The importance of good death components among cancer patients, the general population, oncologists, and oncology nurses in Japan: patients prefer “fighting against cancer”.

Mitsunori Miyashita, Sachiko Kawakami, Daiki Kato, Hideomi Yamashita, Hiroshi Igaki, Kimiko Nakano, Yujiro Kuroda, Keiichi Nakagawa

Research output: Contribution to journalArticlepeer-review

10 Citations (Scopus)

Abstract

Background: The objectives of this study were to compare the importance of components of a good death among cancer patients, the general population, oncologists, and oncology nurses, and explore which patients preferred “fighting against cancer”.

Methods: We conducted a cross-sectional anonymous self-reported survey of cancer patients who visited a radiation oncology outpatient clinic, oncologists, and oncology nurses at the Tokyo University Hospital and a random sample of the general population in the Tokyo metropolitan area. The outcomes were 18 previously developed components of a good death in Japanese cancer care consisting of 57 attributes.

Results: Three hundred ten patients, 353 subjects from the general population, 109 oncologists, and 366 oncology nurses participated. The desire to “fight against cancer” was highly significantly different between patients and oncologists (effect size [ES] = −1.40; P = 0.001) and patients and oncology nurses (ES = −1.12; P = 0.001). “Physical and cognitive control” was, similarly, highly significantly different between patients and oncologists (ES = −1.30; P = 0.001) and patients and oncology nurses (ES = −1.06; P = 0.001). Patients who emphasized “maintaining hope and pleasure” (P = 0.0001), “unawareness of death” (P = 0.0001), and “good relationship with family” (P = 0.004) favored “fighting against cancer.” The patients, however, who emphasized “physical and psychological comfort” did not significantly favor “fighting against cancer” (P = 0.004).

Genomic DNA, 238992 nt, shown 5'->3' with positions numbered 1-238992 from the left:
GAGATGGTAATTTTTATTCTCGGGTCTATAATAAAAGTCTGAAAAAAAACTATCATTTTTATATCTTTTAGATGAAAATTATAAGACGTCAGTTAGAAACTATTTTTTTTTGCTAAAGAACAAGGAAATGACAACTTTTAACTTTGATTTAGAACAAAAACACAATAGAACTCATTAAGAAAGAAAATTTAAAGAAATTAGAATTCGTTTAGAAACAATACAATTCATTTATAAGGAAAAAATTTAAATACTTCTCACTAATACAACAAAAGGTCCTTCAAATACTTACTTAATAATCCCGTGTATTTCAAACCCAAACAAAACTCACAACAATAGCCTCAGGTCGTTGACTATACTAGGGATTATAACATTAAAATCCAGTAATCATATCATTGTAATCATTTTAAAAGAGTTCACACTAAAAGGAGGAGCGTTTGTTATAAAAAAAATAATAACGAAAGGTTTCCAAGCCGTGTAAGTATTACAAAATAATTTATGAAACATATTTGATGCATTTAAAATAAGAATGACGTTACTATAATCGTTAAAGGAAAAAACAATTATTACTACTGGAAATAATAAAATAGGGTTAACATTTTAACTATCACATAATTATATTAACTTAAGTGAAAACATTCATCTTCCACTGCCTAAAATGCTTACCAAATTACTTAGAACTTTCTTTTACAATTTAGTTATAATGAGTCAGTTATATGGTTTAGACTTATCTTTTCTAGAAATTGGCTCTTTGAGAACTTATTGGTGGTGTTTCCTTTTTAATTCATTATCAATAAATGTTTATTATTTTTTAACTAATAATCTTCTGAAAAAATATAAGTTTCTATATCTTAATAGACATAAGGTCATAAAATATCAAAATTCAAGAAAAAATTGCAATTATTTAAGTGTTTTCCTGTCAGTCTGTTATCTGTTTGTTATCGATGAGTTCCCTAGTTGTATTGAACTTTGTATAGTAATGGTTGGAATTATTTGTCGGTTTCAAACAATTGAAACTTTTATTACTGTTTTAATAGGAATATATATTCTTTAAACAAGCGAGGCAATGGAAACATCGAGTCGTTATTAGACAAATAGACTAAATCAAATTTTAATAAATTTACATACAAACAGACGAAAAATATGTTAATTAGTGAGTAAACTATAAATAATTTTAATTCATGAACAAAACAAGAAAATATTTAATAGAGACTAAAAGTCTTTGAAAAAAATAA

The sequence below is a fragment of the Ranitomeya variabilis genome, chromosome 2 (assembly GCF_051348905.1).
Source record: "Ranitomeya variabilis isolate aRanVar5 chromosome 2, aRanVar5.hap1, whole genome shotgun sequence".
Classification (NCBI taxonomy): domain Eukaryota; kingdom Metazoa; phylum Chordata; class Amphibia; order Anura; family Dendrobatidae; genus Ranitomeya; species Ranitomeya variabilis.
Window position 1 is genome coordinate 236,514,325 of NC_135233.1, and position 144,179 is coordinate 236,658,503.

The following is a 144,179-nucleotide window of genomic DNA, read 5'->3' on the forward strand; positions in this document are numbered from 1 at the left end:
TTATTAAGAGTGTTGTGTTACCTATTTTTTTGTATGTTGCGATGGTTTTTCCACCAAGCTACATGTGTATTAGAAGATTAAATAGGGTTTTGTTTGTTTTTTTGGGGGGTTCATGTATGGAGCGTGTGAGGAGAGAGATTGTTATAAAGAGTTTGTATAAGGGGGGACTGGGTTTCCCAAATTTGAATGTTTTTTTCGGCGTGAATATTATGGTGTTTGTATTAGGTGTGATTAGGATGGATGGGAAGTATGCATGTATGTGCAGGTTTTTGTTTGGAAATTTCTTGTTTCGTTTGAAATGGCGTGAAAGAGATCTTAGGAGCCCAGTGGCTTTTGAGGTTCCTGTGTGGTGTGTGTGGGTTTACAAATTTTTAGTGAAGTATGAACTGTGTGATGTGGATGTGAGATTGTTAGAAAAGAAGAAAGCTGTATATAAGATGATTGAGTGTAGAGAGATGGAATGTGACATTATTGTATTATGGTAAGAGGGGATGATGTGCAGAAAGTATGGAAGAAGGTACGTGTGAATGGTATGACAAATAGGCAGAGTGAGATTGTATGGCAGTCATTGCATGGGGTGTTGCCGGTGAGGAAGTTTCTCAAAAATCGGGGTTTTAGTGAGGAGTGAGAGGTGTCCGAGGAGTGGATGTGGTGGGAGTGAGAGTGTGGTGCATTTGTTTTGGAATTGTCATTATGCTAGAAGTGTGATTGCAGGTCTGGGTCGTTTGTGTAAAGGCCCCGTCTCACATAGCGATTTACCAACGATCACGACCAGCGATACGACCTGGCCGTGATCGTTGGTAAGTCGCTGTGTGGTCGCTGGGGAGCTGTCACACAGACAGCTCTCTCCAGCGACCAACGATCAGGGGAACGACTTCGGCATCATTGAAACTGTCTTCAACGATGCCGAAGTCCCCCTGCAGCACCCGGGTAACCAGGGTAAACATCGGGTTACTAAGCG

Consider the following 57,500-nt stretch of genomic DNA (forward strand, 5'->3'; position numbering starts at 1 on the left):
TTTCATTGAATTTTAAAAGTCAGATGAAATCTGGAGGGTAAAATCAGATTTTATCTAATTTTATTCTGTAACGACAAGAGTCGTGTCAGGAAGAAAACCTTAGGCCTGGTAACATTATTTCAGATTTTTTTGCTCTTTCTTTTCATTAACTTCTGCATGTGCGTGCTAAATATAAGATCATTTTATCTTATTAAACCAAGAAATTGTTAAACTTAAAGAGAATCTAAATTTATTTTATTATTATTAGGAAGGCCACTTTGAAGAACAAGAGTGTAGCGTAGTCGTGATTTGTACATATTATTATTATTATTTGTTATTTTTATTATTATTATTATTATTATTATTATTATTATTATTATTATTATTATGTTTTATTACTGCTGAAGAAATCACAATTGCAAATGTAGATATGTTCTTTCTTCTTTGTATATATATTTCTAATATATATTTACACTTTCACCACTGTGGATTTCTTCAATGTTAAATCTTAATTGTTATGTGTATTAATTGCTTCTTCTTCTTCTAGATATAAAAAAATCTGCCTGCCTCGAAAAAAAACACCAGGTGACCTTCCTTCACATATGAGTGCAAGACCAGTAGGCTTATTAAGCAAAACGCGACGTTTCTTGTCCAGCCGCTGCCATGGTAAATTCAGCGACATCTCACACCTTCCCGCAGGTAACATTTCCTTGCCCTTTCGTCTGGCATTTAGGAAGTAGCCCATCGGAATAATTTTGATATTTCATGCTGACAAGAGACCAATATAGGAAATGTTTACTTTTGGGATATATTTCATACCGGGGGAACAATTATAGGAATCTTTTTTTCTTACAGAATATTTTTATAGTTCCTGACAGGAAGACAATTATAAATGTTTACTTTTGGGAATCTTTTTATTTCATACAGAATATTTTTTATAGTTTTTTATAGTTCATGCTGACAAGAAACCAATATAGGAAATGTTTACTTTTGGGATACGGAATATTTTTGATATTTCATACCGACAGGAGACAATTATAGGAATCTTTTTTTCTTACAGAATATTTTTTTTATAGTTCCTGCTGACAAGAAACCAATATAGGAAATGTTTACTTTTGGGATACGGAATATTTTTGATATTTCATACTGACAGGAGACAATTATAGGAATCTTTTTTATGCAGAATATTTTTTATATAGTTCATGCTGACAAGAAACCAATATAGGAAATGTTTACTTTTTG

Conclusion: The importance of good death components differed between groups. Medical professionals should be aware of the diversity of values surrounding death and assess the patient’s values and discuss them to support his or her quality of life. In addition, the development of care and a medical/social system to maintain hope and pleasure after failure of anticancer treatment is necessary.

Original languageEnglish
Pages (from-to)103-110
Number of pages8
JournalSupportive Care in Cancer
Volume23
Issue number1
DOIs
Publication statusPublished - 2015 Jan

Keywords

  • Attitude
  • Good death
  • Life prolongation treatment
  • Neoplasms
  • Palliative care

ASJC Scopus subject areas

  • Oncology

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